This segment includes 150 evergreen and deciduous shrubs. (The one below, Fremontia, Flannelbush, is listed in the evergreen section.) All are interesting and beautiful, and most are easy to grow and are available in native plant nurseries or California Native Plant Society sales, in your own plant community.
Each shrub listing includes:
Description of plant; bloom time and appearance; any aroma; size of plant at maturity; whether it is evergreen or deciduous, and if the latter, when (some are summer deciduous, others winter); whether it likes sun or shade; whether or not it is toxic in any way; if it is allopathic; what medicinal properties are known; how to propagate it; in what plant communities it is found in nature; in what counties and at what altitude; what water and soil requirement is has and how adaptable.
Erect, fast growing, to 10’ or 25’ tall; sometimes becomes a small tree. Generally its branches begin near the ground, and one form, from Pine Hill, in El Dorado county, popular in the nursery trade, is decumbent. Medium green leaves, lobed and fuzzy. The fuzziness is usually irritating to the skin, so this appealing plant should be seen but not felt; use is as a background. Profuse, large yellow flowers, May and June, blooming mostly all at once. Quite a bit of variety. Takes pruning, and works very well as an espallier. Requires perfect drainage and no Summer water. Flowers form a prickly seed capsule, uncomfortable to deal with in the naked hand. Use gloves. Propagate from seeds. Store. Pour very hot water over seeds and leave them to soak for 24 hours. Then cold stratify for 60 to 90 days. Native to dry, mostly granitic slopes, between 3000’ and 6000’ in Chaparral, Yellow Pine Forest and Pinyon-Juniper Woodland communities from the south part of Shasta county to Kern county, and south through the mountains to San Diego county, and then in the coast ranges from Lake to Santa Barbara counties.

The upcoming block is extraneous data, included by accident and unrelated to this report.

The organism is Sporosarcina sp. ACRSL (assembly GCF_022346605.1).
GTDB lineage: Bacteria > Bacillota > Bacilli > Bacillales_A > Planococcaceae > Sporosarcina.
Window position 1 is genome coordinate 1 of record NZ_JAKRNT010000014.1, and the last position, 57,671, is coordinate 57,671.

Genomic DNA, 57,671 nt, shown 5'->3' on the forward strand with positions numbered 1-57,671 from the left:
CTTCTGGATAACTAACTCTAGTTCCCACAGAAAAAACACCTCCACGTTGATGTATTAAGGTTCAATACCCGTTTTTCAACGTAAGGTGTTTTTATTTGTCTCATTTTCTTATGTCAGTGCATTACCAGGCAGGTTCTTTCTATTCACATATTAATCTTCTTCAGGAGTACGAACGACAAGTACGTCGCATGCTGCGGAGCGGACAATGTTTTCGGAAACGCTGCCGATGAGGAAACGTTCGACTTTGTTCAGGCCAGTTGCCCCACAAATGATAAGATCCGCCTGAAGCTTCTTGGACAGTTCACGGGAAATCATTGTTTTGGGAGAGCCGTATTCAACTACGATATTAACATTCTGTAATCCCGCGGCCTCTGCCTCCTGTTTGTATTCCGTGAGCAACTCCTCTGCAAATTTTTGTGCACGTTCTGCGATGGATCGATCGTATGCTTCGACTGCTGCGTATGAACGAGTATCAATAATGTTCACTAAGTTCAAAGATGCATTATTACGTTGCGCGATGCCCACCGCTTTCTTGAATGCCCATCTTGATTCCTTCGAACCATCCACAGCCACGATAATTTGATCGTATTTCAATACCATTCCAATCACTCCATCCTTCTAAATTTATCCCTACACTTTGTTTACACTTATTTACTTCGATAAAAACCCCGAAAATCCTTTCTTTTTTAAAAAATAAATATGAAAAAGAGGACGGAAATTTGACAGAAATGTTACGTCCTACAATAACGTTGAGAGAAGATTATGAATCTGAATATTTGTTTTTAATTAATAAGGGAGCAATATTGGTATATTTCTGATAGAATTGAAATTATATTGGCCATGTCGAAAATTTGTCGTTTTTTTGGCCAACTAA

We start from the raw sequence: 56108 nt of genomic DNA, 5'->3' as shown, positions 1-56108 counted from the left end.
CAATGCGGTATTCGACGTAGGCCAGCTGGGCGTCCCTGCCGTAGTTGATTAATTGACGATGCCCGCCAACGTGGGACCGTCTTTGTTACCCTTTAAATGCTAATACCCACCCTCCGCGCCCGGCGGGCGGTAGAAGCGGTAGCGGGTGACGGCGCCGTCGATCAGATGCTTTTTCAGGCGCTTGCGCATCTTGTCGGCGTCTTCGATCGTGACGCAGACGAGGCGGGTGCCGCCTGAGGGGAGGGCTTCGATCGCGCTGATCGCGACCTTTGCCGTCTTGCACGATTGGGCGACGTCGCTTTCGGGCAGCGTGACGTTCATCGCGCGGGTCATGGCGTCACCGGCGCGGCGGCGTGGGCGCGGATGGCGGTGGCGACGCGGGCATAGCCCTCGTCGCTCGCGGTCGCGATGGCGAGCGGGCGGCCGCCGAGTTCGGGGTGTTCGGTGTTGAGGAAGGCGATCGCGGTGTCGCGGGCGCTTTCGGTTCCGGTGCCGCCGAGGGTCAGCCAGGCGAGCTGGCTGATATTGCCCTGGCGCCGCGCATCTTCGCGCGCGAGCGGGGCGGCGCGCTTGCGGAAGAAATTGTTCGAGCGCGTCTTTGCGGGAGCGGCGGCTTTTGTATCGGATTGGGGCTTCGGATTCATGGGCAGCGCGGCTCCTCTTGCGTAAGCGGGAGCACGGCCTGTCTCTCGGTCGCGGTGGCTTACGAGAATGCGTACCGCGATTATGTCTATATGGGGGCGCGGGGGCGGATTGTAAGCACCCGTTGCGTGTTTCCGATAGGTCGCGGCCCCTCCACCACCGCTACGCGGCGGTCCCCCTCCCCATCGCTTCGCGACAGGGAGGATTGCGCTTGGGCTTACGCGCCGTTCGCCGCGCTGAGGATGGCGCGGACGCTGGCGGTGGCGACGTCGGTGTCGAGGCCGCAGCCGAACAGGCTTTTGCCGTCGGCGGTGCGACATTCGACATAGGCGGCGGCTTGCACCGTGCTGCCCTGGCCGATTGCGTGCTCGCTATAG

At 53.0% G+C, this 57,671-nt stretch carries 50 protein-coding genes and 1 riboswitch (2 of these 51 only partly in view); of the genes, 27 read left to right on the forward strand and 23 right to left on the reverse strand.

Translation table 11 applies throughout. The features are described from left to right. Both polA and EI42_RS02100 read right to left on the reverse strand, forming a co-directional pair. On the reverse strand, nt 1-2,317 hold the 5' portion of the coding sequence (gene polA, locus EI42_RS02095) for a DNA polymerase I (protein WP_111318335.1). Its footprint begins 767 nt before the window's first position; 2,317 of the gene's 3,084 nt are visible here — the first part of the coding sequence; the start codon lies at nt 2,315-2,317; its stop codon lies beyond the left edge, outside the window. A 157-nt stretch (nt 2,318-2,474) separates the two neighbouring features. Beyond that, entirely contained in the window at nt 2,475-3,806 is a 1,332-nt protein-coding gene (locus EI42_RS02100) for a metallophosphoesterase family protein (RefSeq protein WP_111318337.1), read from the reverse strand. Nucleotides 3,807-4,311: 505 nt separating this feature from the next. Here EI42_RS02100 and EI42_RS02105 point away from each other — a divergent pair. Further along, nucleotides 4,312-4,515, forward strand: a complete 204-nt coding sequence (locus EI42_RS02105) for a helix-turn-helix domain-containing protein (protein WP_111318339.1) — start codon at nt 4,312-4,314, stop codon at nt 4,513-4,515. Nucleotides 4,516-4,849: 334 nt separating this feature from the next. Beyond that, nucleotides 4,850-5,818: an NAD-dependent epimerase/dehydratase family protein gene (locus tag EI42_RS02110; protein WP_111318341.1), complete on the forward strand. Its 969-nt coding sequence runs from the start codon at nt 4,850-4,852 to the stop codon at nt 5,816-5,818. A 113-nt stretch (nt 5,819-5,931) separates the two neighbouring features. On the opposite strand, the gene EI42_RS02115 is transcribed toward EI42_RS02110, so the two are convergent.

“Propagating Re-vegetation Shrubs,” by Betty Young, and her “Shrub Propagation Chart.”
And as with the perennial segment, you receive information on how to get started: a two-page sheet on the” Basics of the Basics,” along with a short glossary of words perhaps unfamiliar to you, and a list of most of the native plant nurseries in California.
And: Another bonus, three websites that show, in color, individual native plants, by common or Latin names.